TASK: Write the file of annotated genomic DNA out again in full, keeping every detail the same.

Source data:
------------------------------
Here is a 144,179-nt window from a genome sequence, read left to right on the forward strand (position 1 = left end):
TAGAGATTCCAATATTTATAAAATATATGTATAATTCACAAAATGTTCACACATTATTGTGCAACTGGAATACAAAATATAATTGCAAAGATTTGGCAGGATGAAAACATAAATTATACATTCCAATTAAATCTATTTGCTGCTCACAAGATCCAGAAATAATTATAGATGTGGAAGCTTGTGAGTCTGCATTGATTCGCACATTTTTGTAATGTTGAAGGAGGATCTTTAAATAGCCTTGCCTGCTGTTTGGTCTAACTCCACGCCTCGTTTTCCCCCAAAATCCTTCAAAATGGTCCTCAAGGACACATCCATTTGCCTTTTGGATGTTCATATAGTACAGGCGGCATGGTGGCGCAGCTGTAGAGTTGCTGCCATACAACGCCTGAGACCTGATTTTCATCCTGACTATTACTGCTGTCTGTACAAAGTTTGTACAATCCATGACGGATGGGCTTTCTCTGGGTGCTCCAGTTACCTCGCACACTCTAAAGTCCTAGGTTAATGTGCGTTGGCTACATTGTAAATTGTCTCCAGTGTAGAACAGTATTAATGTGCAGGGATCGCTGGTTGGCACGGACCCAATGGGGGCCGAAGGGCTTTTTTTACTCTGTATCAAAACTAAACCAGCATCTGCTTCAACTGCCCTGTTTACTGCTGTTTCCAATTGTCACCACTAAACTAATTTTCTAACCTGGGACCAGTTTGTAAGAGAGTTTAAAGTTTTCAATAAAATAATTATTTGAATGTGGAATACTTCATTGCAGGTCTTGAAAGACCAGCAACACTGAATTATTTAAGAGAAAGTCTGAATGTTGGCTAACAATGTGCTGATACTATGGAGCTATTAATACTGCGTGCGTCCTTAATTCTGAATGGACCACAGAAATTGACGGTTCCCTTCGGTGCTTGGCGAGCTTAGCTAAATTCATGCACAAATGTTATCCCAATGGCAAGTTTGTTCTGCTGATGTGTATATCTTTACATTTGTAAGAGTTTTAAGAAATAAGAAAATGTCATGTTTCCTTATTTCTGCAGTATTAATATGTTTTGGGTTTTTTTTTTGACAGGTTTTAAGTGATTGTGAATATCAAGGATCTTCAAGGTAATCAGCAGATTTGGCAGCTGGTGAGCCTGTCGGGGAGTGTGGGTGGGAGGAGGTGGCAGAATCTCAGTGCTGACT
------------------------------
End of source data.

Here is a 144,179-nt window from a genome sequence, read left to right on the forward strand (position 1 = left end):
TAGAGATTCCAATATTTATAAAATATATGTATAATTCACAAAATGTTCACACATTATTGTGCAACTGGAATACAAAATATAATTGCAAAGATTTGGCAGGATGAAAACATAAATTATACATTCCAATTAAATCTATTTGCTGCTCACAAGATCCAGAAATAATTATAGATGTGGAAGCTTGTGAGTCTGCATTGATTCGCACATTTTTGTAATGTTGAAGGAGGATCTTTAAATAGCCTTGCCTGCTGTTTGGTCTAACTCCACGCCTCGTTTTCCCCCAAAATCCTTCAAAATGGTCCTCAAGGACACATCCATTTGCCTTTTGGATGTTCATATAGTACAGGCGGCATGGTGGCGCAGCTGTAGAGTTGCTGCCATACAACGCCTGAGACCTGATTTTCATCCTGACTATTACTGCTGTCTGTACAAAGTTTGTACAATCCATGACGGATGGGCTTTCTCTGGGTGCTCCAGTTACCTCGCACACTCTAAAGTCCTAGGTTAATGTGCGTTGGCTACATTGTAAATTGTCTCCAGTGTAGAACAGTATTAATGTGCAGGGATCGCTGGTTGGCACGGACCCAATGGGGGCCGAAGGGCTTTTTTTACTCTGTATCAAAACTAAACCAGCATCTGCTTCAACTGCCCTGTTTACTGCTGTTTCCAATTGTCACCACTAAACTAATTTTCTAACCTGGGACCAGTTTGTAAGAGAGTTTAAAGTTTTCAATAAAATAATTATTTGAATGTGGAATACTTCATTGCAGGTCTTGAAAGACCAGCAACACTGAATTATTTAAGAGAAAGTCTGAATGTTGGCTAACAATGTGCTGATACTATGGAGCTATTAATACTGCGTGCGTCCTTAATTCTGAATGGACCACAGAAATTGACGGTTCCCTTCGGTGCTTGGCGAGCTTAGCTAAATTCATGCACAAATGTTATCCCAATGGCAAGTTTGTTCTGCTGATGTGTATATCTTTACATTTGTAAGAGTTTTAAGAAATAAGAAAATGTCATGTTTCCTTATTTCTGCAGTATTAATATGTTTTGGGTTTTTTTTTTGACAGGTTTTAAGTGATTGTGAATATCAAGGATCTTCAAGGTAATCAGCAGATTTGGCAGCTGGTGAGCCTGTCGGGGAGTGTGGGTGGGAGGAGGTGGCAGAATCTCAGTGCTGACT